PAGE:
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Mike Kiniry



Mike Kiniry is producer of Gulf Coast Live, and co-creator and host of the WGCU podcast Three Song Stories: Biography Through Music. He first joined the WGCU team in the summer of 2003 as an intern while studying Communication at Florida Gulf Coast University. 

He became the first producer of Gulf Coast Live when the show launched in 2004, and also worked as the host of All Things Considered from 2004 to 2006, and the host of Morning Edition from 2006 to 2011. He then left public radio to work as PR Director for the Alliance for the Arts for five years, and was then Principled Communicator at the election integrity company Free & Fair for a year before returning to WGCU in October, 2017.

In the past Mike has been a bartender and cook at Liquid Café in downtown Fort Myers, a golf club fixer/seller at the Broken Niblick Golf Shop in Fort Myers, and a bookseller at Ives Book Shop in Fort Myers. He lives near downtown Fort Myers with his daughter, and their dog and two cats.

  • When gyms and yoga studios were ordered to close, instructors had to get creative. We talk to Gil Gonzalez of Gil's Zumba and yoga teacher Jackie Chiodo about how they managed.
  • We meet the new Senior Scientist in Mote's Research Division, Dr. Demian Chapman, who will also serve as the Manager for the Sharks & Rays Conservation Research Program, and hold the title of Perry W. Gilbert Chair in Shark Research. Dr. Chapman was recently an Associate Professor at Florida International University in the Department of Biological Science, and was the lead scientist for the international initiative, Global FinPrint, which is the world’s largest-ever shark survey.
  • Recent incidents of police violence have brought what’s called Qualified Immunity into the public discourse. Qualified immunity is a legal doctrine established by U.S. Supreme Court precedent that grants police officers immunity from civil lawsuits unless the plaintiff shows that the officer violated clearly established statutory or constitutional rights of which a reasonable person would have known. We learn more about how qualified immunity plays out in the real world with Dr. David Thomas, Professor of Forensic Studies at Florida Gulf Coast University, Senior Research Fellow at the National Police Foundation, and a former law enforcement officer.
  • On this episode of the Gulf Coast Life Book Club, we hear from Lauren Hough, author of the NYT bestselling essay collection Leaving Isn't The Hardest Thing, and Elizabeth McCracken, whose new collection of short stories is The Souvenir Museum.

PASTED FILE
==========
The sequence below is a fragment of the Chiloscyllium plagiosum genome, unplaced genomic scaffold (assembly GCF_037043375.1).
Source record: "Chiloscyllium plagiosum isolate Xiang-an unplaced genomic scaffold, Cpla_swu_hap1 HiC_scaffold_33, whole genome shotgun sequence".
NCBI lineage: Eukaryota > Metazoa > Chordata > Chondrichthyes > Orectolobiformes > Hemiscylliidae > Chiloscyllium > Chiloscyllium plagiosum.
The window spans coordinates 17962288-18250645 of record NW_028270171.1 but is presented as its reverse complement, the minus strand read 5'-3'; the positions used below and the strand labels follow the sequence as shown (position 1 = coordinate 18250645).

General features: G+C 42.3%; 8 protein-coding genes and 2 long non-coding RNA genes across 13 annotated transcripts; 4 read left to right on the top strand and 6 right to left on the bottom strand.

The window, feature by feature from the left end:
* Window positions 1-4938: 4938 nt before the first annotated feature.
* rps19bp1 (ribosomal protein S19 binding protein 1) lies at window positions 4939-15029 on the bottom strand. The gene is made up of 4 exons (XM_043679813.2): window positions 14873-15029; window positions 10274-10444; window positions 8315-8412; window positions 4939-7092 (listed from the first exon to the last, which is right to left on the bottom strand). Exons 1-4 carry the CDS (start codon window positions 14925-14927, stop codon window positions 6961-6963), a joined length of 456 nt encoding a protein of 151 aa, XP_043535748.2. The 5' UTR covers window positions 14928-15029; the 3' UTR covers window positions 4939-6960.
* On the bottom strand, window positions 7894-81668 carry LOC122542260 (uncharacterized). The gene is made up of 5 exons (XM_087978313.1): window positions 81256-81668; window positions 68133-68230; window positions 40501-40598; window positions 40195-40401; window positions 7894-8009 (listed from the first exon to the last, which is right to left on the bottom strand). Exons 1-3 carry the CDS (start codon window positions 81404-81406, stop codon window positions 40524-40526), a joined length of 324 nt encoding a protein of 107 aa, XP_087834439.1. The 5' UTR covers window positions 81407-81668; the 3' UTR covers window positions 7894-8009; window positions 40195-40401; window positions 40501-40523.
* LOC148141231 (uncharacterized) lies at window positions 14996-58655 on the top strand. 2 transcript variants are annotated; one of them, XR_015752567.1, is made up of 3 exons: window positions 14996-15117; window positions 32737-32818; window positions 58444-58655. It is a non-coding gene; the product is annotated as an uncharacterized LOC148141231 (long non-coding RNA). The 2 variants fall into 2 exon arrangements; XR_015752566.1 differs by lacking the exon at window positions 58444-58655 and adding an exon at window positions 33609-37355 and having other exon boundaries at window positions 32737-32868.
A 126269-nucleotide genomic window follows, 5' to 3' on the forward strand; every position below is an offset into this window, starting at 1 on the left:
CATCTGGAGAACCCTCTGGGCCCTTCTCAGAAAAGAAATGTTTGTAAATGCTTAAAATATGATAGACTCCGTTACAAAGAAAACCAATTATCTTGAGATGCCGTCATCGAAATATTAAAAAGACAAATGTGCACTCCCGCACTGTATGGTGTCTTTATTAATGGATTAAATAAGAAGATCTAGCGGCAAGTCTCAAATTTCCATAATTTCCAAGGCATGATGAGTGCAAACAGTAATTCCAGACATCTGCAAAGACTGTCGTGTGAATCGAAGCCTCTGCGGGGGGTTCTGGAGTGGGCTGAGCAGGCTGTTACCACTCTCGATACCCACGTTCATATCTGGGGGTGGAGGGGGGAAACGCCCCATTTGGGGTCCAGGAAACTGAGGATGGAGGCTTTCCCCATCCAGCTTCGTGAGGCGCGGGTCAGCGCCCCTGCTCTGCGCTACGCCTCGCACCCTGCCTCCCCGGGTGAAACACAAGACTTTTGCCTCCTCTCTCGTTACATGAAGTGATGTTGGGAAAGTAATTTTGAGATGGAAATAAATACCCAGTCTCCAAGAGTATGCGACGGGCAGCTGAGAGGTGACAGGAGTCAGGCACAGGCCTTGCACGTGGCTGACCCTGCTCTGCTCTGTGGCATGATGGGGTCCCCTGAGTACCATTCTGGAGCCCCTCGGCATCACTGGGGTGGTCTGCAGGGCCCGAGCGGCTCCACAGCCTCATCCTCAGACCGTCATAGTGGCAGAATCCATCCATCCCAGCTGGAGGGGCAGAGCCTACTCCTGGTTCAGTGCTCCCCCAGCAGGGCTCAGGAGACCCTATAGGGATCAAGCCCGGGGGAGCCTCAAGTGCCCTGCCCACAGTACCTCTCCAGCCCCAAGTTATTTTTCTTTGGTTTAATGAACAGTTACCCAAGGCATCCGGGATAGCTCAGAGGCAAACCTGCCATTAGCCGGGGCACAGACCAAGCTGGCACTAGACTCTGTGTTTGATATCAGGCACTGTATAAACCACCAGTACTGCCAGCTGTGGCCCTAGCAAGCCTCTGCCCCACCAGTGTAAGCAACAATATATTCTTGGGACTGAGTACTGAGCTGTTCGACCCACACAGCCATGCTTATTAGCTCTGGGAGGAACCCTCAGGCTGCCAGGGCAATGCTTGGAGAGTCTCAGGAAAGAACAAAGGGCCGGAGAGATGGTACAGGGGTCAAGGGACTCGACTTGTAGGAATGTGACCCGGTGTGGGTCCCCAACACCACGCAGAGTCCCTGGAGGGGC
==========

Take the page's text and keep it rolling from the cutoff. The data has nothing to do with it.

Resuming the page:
• Former U.S. Attorney General Ramsey Clark passed away last month on April 9 at the age of 93. Clark served under Presidents John F. Kennedy and Lyndon B. Johnson. He supervised the drafting of the Voting Rights Act of 1965 and the Civil Rights Act of 1968. We get some insight into who Ramsey Clark was and the long life he lived with Fort Myers resident Woody Hanson. Hanson is a doctoral candidate in history at Trinity College in Dublin, Ireland. His dissertation 'Liberal Democracy & Radical Dissent’ connected him with Ramsey Clark for the past three years because Clark plays a central role in it.
  • Gov. Ron DeSantis has signed a bill that will expand legal protections for agricultural operations. Passed by both the Florida House and Senate, the bill (SB 88) expands the state’s 1979 “Right to Farm” law and will shield the agriculture industry from what they consider nuisance lawsuits.
  • Dr. Ella Mae Piper, an African American woman born in Georgia in 1884, moved to Fort Myers in 1915 and immediately opened businesses including a beauty salon and a soda bottling company. Her entrepreneurial spirit formed the foundation of a life focused on philanthropy and community building — including the Dr. Piper Center for Social Services that has supported low-income seniors, frail elderly, at-risk youth, and special needs children since 1976.
  • On February 15, 1991 two Air Force fighter pilots — Capt. Stephen R. Phillis and 1st Lt. Rob Sweet — flew together for the 30th time on a mission during Operation Desert Storm. During that mission, Lt. Sweet’s aircraft was hit by enemy fire and he was forced to eject. As he descended in his parachute toward thousands of members of Saddam Hussein’s Republican Guard forces, his wingman, Capt. Phillis remained flying overhead in order to draw their fire and give Sweet a better chance at surviving. After nearly four minutes of circling his A-10 was also hit and then crashed. Our guest today is on a mission to have the Medal of Honor awarded posthumously Capt. Phillis for his actions on that day.
  • On Thursday, May 6 the Coastal & Heartland National Estuary Partnership is hosting the 2021 Southwest Florida Climate Summit. It’s a free, virtual, daylong event featuring interactive audience question and answer sessions with experts, to exchange ideas on how best to expand southwest Florida’s capacity to respond to climate challenges, and to build climate resilience.
  • As Charlotte County prepares to celebrate its centennial this Friday, April 23 we meet publisher and historian, James Abraham, to talk about his new book “Century: A People’s History of Charlotte County” that expands upon existing historical accounts by providing a narrative and historical overview of some of the lesser known people and moments that shaped the county’s history since its founding.